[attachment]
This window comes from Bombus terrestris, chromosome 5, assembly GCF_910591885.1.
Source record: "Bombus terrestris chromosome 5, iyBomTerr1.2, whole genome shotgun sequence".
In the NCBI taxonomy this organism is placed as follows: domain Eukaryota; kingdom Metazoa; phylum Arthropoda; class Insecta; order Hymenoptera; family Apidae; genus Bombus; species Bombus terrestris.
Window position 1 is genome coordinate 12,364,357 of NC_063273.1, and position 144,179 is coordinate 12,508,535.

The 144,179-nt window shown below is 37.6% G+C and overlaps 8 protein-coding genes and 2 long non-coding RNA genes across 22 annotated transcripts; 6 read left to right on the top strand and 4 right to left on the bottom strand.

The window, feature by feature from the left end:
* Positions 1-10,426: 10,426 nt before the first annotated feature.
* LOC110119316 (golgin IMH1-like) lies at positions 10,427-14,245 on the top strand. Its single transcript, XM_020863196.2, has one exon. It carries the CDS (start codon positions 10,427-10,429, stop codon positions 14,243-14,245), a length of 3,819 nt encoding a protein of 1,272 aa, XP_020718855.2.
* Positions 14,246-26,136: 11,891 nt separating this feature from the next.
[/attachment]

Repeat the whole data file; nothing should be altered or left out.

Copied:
This window comes from Bombus terrestris, chromosome 5, assembly GCF_910591885.1.
Source record: "Bombus terrestris chromosome 5, iyBomTerr1.2, whole genome shotgun sequence".
In the NCBI taxonomy this organism is placed as follows: domain Eukaryota; kingdom Metazoa; phylum Arthropoda; class Insecta; order Hymenoptera; family Apidae; genus Bombus; species Bombus terrestris.
Window position 1 is genome coordinate 12,364,357 of NC_063273.1, and position 144,179 is coordinate 12,508,535.

The 144,179-nt window shown below is 37.6% G+C and overlaps 8 protein-coding genes and 2 long non-coding RNA genes across 22 annotated transcripts; 6 read left to right on the top strand and 4 right to left on the bottom strand.

The window, feature by feature from the left end:
* Positions 1-10,426: 10,426 nt before the first annotated feature.
* LOC110119316 (golgin IMH1-like) lies at positions 10,427-14,245 on the top strand. Its single transcript, XM_020863196.2, has one exon. It carries the CDS (start codon positions 10,427-10,429, stop codon positions 14,243-14,245), a length of 3,819 nt encoding a protein of 1,272 aa, XP_020718855.2.
* Positions 14,246-26,136: 11,891 nt separating this feature from the next.